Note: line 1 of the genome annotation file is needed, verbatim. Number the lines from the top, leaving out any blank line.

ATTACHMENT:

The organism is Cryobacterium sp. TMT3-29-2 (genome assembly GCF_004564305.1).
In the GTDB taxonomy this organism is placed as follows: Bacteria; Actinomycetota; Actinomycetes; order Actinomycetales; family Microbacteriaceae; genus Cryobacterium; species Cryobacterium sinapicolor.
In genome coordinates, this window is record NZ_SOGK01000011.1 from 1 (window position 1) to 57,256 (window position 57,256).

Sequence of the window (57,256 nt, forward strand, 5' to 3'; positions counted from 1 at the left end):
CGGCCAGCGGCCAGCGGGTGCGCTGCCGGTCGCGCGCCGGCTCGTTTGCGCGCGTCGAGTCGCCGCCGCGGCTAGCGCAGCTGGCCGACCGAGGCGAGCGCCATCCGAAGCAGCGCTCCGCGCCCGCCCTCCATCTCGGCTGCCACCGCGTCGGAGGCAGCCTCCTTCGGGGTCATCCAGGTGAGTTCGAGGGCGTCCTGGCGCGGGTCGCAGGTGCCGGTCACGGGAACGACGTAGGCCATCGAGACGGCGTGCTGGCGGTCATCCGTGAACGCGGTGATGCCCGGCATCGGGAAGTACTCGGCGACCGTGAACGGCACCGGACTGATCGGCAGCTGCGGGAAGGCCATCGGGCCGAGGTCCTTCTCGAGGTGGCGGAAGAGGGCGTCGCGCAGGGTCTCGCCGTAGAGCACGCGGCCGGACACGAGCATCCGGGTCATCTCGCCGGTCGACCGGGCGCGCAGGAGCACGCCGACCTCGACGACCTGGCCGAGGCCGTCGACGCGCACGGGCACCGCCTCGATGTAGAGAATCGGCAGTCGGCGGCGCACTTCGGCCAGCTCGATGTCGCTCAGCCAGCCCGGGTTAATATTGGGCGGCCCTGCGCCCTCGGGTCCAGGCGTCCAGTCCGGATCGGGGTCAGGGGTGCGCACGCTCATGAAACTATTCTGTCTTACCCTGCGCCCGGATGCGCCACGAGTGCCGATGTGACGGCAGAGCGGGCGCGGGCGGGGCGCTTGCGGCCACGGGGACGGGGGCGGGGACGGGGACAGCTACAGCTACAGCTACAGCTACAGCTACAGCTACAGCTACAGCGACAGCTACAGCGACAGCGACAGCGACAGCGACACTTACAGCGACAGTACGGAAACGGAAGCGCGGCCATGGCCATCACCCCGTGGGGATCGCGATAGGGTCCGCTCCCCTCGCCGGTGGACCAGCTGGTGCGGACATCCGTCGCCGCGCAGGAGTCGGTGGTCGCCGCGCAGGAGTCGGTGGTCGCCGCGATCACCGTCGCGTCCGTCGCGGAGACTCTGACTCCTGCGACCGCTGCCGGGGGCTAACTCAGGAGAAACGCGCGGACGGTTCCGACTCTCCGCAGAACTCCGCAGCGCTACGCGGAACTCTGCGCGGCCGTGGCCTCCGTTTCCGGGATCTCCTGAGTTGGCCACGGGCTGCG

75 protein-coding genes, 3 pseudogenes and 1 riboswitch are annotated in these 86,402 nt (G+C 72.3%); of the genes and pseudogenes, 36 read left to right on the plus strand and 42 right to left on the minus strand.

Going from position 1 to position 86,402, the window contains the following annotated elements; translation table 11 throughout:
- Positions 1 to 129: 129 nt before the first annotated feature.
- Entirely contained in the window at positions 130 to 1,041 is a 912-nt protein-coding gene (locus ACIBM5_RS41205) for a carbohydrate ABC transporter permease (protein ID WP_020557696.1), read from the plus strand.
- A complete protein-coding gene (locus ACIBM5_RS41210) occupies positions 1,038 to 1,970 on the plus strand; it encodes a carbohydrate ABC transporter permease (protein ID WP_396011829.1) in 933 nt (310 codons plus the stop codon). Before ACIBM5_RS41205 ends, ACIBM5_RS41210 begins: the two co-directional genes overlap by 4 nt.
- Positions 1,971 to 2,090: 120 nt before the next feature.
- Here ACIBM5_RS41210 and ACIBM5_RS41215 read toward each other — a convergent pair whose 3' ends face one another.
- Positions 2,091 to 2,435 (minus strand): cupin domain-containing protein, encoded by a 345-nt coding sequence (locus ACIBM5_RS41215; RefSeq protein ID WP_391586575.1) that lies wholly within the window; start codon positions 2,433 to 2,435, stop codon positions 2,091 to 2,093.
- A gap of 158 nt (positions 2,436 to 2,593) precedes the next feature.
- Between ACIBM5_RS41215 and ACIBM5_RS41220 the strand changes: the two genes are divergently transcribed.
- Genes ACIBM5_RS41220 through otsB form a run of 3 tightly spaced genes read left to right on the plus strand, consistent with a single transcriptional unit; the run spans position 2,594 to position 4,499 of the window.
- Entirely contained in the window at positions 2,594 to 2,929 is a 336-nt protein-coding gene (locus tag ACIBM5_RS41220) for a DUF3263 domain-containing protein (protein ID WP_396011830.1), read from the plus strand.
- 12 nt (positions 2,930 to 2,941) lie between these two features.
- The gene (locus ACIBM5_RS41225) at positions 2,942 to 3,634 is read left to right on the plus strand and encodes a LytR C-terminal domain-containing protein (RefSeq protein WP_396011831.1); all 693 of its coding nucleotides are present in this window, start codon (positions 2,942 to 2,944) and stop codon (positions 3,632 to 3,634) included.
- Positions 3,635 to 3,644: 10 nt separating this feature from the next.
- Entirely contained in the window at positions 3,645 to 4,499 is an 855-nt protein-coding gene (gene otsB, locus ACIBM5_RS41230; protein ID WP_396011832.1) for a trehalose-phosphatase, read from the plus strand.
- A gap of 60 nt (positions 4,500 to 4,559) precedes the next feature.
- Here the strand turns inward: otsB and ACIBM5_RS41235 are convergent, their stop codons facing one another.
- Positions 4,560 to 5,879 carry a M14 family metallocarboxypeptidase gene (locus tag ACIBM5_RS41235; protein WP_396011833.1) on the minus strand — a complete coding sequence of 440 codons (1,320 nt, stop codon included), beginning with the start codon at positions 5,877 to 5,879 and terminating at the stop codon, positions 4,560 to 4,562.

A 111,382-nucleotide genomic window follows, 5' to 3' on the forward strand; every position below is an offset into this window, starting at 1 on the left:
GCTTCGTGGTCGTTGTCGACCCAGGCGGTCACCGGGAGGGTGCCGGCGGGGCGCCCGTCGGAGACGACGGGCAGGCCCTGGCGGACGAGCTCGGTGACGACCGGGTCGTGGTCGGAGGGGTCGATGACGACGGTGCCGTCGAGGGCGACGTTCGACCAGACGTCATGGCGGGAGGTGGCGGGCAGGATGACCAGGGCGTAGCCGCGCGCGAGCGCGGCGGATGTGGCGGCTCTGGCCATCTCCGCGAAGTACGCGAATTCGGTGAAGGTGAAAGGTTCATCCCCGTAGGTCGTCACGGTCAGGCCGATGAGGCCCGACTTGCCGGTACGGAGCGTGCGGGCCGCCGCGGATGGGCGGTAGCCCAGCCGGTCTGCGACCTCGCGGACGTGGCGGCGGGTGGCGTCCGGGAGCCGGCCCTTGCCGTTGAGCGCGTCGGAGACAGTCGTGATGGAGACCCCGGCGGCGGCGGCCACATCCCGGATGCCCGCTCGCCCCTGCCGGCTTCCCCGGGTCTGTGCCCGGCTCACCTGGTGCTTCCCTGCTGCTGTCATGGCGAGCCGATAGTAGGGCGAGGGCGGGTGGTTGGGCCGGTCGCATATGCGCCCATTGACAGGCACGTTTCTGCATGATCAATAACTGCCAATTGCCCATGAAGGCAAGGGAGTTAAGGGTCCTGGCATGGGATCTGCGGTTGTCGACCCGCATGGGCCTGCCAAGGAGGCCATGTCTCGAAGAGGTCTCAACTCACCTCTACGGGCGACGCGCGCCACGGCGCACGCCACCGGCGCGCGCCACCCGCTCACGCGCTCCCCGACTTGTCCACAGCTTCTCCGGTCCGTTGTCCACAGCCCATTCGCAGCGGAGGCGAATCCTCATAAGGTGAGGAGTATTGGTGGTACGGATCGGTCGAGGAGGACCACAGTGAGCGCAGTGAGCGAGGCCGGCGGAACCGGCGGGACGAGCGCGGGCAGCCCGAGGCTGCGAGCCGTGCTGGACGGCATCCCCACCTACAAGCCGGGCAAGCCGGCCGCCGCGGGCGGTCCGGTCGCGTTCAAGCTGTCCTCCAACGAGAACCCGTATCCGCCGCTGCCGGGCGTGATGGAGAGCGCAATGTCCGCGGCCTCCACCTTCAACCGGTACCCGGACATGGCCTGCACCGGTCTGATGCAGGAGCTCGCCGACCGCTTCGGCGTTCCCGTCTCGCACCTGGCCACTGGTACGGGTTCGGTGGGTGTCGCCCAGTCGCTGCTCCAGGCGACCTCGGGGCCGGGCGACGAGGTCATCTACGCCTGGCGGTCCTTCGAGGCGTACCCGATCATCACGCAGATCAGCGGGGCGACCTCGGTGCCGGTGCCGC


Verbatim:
The organism is Cryobacterium sp. TMT3-29-2 (genome assembly GCF_004564305.1).